Eisner’s solution: distribute the movie without actually distributing it. In other word, get someone else to distribute it but on sweetheart deals which would keep most of the money with Disney.

Practically, this meant selling the film back to the Weinsteins, having them transfer the rights to Disney corporate front, and then selling the distribution rights through there. Thanks to the film’s buzz, the theatrical and home video distributors (Lions Gate, IFC, Columbia) agreed to take lower cuts, just 12%, than usual. As a result, when Fahrenheit 9/11 grossed $119m domestic, $224m worldwide and sold 3 million DVDs Disney’s neeted $78m after the distributors and theaters took their piece of the pie.

From that $78m, $21m went to Moore, who had scored an insane 27% profit participation. Disney charged itself a $11m acquisition fee and split the remaining $46m between the Disney Foundation and Miramax.

While Disney salvaged a nice profit out of the situation, the whole ordeal was the last straw with the already-strained relationship with the Weinsteins. A year later, Eisner declined to renew their contract.

An addendum: In 2011, Moore sued the Weinstein’s for allegedly using Hollywood accounting tricks to cheat him out of Fahrenheit 9/11 profits. They settled out of court.

Source: The Hollywood Economist 2.0

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Posted by Kelly Konda

Grew up obsessing over movies and TV shows. Worked in a video store. Minored in film at college because my college didn't offer a film major. Worked in academia for a while. Have been freelance writing and running this blog since 2013.

7 Comments

  1. He has to make movies, something has to fund his eating habits.

    Reply

    1. I don’t know. If he’s not eating well for life after scoring $20 million of off Fahrenheit 9/11 he’s doing something wrong (or he already spent that money on political causes and other docs.)

      Reply

      1. It’s all going to that vagina hanging under his chin

  2. Great article. I had no idea the financial situation surrounding Fahrenheit 9/11 was so complex. Honestly, even though it’s been 14 years, I’m still pissed it won the Palme d’Or over Oldboy.

    By the way, do you mean 2011 in the addendum, not 2001?

    Reply

    1. “By the way, do you mean 2011 in the addendum, not 2001?”

      Damn. Thanks for the correction. I threw that in last second. Clearly typed it out too fast. Will fix.

      As for the financial situation, I was vaguely aware there was something weird about how it all went down. I left out a few details, like when Eisner rejected the film Moore appealed to other members of the Disney board only to be rejected by all of them. His film was just too big of a political hot potato for Disney to want anything to do with, and it only ever ended up being made with their money because Harvey was a little tricky and kept the project off the books at first. When they found out, they were understandably pissed and reportedly sent both Harvey and Moore documentation explicitly stating the project was to be disavowed and sold off upon completion. That letter was dated mid-2003. Moore made his claim of censorship in May of 2004.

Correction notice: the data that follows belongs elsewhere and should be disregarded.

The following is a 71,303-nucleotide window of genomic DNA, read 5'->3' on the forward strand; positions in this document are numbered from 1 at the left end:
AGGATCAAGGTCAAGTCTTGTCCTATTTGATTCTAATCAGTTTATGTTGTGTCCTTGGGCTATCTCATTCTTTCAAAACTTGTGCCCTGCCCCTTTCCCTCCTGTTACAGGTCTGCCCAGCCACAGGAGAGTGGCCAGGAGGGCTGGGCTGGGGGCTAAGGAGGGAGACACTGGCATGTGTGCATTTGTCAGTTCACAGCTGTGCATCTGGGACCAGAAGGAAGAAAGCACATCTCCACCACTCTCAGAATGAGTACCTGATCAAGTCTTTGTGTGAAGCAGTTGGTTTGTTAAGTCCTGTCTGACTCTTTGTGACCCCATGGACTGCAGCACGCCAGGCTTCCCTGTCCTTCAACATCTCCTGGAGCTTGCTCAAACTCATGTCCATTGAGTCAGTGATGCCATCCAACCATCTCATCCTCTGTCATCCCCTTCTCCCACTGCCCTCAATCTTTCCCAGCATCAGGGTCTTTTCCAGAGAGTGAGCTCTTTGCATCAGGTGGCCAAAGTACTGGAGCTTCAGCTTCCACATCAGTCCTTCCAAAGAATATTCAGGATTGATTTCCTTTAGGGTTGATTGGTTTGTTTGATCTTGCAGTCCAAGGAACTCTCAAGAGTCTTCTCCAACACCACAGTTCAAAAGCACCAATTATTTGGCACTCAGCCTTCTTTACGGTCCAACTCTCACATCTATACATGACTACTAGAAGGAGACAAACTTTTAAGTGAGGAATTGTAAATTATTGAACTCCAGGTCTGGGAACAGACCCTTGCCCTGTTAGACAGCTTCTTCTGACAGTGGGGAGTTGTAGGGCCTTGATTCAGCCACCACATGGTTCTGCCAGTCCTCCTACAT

He was being disingenuous about what he knew and when he knew it, but he was also being completely brilliant and canny in his manipulation of the media to get his film not only released but seen by the biggest possible audience. It framed his plight against Disney in David vs. Goliath terms and, I’d say, is single-handedly responsible for him winning the Palme d’Or. I actually think Fahrenheit 9/11 is an interesting documentary, and when it won the Oscar I wasn’t upset, although I do remember him getting booed a little during his speech. But it’s not better than Oldboy. It’s probably not even better than The Motorcycle Diaries. Either would have been better Palme d’Or selections that year.

      However, through some ingenious myth-building and and hitting the right political chord at that time Moore turned his film into a cultural moment. It’s still the only documentary I’ve ever seen which was attended en masse as if it was the latest big-budget blockbuster. Sold out crowds, lines out the door, that kind of thing.

      Reply

      1. Yeah, I remember the lines and the media coverage in the U.K. As a nation we were so anti-Bush that Moore’s film was hugely embraced. I recall people thinking that this movie could bring down the Bush Presidency (which seems rather naive looking back).

        Personally, of all his movies, I think his most accomplished is still Bowling for Columbine. I still don’t quite like the way he treated Charlton Heston as he was suffering from Alzheimer’s, but as an exploration of America’s relationship with guns, it was insanely eye opening.

      2. Moore’s divisive personality and increasing showboating ways certainly shouldn’t discount his legacy. His earlier works are titans, for better or worse depending on how much of a traditionalist you are, in documentary film history. My brother, a college professor, still shows parts of Roger & Me in his sociology classes, and Bowling for Columbine is sadly still one of the finer explorations of America’s unique relationship with guns and gun culture.

        “I recall people thinking that this movie could bring down the Bush Presidency (which seems rather naive looking back).”

        Heck, I live in the States. I know for a fact that a lot of us really thought this would be the end of Bush. Instead, it had a minor impact, at best. It didn’t change many minds – it just made the already-angry liberals even madder. Bush still won re-election by a slim margin and John Kerry lived long enough to see his signature trade accomplishments in the future Obama administration ripped up by Trump.